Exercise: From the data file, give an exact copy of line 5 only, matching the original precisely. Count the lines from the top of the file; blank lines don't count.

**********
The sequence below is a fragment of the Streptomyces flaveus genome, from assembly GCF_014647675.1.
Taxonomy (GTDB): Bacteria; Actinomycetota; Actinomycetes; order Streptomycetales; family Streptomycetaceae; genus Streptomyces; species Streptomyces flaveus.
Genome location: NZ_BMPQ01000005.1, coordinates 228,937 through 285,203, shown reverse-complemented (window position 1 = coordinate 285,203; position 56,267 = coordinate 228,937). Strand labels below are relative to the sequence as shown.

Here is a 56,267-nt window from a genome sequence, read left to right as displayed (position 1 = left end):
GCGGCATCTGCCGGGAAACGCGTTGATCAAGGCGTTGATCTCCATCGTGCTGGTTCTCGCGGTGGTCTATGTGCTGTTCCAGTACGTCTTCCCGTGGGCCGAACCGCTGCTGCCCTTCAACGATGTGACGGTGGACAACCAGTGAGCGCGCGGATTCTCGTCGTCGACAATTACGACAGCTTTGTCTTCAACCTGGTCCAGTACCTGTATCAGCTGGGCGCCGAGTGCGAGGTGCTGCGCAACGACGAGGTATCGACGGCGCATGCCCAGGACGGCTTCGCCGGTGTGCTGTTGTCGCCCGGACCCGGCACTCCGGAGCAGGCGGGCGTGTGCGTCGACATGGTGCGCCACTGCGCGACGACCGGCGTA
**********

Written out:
GCGGCATCTGCCGGGAAACGCGTTGATCAAGGCGTTGATCTCCATCGTGCTGGTTCTCGCGGTGGTCTATGTGCTGTTCCAGTACGTCTTCCCGTGGGCCGAACCGCTGCTGCCCTTCAACGATGTGACGGTGGACAACCAGTGAGCGCGCGGATTCTCGTCGTCGACAATTACGACAGCTTTGTCTTCAACCTGGTCCAGTACCTGTATCAGCTGGGCGCCGAGTGCGAGGTGCTGCGCAACGACGAGGTATCGACGGCGCATGCCCAGGACGGCTTCGCCGGTGTGCTGTTGTCGCCCGGACCCGGCACTCCGGAGCAGGCGGGCGTGTGCGTCGACATGGTGCGCCACTGCGCGACGACCGGCGTA